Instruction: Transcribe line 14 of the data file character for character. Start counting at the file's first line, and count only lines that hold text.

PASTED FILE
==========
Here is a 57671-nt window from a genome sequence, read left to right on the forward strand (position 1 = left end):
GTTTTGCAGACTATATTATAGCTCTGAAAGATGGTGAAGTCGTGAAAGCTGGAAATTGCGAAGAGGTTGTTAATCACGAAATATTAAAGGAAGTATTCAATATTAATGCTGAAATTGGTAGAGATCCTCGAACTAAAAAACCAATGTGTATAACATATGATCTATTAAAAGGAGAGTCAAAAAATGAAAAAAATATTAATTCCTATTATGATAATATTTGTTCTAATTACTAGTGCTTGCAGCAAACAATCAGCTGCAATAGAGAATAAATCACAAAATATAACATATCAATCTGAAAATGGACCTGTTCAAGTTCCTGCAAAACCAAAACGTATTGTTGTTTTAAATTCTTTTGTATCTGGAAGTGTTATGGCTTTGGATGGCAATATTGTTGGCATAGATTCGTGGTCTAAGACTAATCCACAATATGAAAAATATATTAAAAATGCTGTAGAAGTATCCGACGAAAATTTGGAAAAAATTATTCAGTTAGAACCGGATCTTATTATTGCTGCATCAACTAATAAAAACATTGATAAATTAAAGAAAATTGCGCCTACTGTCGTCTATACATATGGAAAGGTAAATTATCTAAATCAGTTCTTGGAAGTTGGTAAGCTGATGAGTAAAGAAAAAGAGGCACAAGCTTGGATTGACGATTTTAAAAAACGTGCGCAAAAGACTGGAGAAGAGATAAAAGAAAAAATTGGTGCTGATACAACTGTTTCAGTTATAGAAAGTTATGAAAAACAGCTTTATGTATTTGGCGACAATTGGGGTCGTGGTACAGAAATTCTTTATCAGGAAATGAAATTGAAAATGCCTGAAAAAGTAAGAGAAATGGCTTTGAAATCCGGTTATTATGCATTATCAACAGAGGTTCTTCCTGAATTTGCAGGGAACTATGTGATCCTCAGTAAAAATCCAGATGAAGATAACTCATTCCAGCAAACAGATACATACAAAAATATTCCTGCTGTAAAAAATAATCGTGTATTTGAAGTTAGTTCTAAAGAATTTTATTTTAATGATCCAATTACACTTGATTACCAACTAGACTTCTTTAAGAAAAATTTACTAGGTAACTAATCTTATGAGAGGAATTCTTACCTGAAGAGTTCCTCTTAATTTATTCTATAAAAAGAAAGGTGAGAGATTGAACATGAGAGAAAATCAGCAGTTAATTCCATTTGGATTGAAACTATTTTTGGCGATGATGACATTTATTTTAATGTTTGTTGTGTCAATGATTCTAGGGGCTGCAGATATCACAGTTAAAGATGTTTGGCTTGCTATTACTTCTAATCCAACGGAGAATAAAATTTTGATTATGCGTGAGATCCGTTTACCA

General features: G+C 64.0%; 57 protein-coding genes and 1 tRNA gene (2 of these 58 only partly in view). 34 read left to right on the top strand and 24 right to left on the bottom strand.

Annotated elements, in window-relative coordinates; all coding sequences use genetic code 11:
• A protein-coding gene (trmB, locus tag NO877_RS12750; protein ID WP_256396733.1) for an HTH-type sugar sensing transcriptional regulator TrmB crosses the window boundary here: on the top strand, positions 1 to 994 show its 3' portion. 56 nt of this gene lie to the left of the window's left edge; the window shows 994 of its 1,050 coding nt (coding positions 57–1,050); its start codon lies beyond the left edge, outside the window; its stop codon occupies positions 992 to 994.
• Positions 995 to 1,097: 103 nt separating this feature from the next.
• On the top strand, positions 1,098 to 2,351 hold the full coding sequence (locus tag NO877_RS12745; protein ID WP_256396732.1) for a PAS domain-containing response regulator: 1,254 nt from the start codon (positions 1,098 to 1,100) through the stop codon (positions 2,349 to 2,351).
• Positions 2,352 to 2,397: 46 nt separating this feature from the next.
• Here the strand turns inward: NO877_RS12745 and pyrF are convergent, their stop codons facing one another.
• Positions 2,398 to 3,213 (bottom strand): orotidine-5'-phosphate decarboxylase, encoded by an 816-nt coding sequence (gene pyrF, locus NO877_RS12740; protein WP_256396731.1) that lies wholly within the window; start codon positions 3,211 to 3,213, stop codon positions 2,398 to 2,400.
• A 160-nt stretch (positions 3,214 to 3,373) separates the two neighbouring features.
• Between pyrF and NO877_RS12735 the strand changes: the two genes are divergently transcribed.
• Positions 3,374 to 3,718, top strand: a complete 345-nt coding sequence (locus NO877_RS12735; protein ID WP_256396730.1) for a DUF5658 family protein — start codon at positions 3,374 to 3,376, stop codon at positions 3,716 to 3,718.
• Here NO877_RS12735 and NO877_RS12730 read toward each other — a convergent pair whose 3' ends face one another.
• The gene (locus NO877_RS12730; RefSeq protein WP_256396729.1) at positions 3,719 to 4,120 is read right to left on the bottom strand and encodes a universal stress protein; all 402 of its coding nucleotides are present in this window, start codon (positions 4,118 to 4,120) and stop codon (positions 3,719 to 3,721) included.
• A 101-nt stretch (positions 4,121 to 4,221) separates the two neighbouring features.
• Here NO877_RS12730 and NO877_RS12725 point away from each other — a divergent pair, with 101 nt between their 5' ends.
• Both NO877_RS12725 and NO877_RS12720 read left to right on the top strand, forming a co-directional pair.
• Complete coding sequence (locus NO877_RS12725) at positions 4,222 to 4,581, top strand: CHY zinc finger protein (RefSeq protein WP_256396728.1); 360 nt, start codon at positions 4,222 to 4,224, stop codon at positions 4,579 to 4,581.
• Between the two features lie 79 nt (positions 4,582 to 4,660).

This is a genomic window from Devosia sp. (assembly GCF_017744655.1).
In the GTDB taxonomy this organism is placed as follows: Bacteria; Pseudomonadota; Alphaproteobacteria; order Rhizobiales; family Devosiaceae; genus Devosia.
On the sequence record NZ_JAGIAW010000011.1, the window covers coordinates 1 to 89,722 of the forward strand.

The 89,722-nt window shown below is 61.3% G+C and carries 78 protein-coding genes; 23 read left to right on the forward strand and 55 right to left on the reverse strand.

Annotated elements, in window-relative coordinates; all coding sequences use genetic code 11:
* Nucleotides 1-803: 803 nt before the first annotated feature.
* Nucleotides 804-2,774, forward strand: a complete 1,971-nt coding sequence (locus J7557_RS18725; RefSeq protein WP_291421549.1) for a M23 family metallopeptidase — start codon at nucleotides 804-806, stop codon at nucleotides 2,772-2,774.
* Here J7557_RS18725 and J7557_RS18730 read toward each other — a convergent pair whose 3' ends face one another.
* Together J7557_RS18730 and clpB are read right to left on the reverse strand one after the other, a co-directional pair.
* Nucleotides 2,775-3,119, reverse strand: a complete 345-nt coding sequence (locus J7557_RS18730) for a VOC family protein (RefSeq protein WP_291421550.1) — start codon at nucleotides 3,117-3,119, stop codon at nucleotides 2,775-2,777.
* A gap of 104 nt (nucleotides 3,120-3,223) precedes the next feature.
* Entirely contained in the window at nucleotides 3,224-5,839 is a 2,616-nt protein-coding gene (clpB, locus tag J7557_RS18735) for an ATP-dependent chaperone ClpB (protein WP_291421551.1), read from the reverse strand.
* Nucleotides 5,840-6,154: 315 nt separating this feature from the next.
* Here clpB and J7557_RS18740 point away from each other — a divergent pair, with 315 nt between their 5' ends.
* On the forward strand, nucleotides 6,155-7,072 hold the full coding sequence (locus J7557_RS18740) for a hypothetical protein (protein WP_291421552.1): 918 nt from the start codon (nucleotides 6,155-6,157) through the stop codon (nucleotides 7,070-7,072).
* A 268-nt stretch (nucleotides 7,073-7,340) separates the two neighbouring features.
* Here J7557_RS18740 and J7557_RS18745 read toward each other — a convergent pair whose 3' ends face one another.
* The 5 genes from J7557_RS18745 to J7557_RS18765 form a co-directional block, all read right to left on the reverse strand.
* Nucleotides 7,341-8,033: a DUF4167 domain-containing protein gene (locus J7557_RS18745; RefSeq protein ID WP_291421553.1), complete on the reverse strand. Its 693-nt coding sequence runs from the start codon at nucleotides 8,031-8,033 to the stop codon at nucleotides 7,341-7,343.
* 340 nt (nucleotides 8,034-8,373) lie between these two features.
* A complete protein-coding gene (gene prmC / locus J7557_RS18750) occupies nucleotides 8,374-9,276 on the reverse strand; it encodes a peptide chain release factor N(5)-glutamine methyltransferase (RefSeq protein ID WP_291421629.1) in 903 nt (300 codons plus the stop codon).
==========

• Here NO877_RS12735 and NO877_RS12730 read toward each other — a convergent pair whose 3' ends face one another.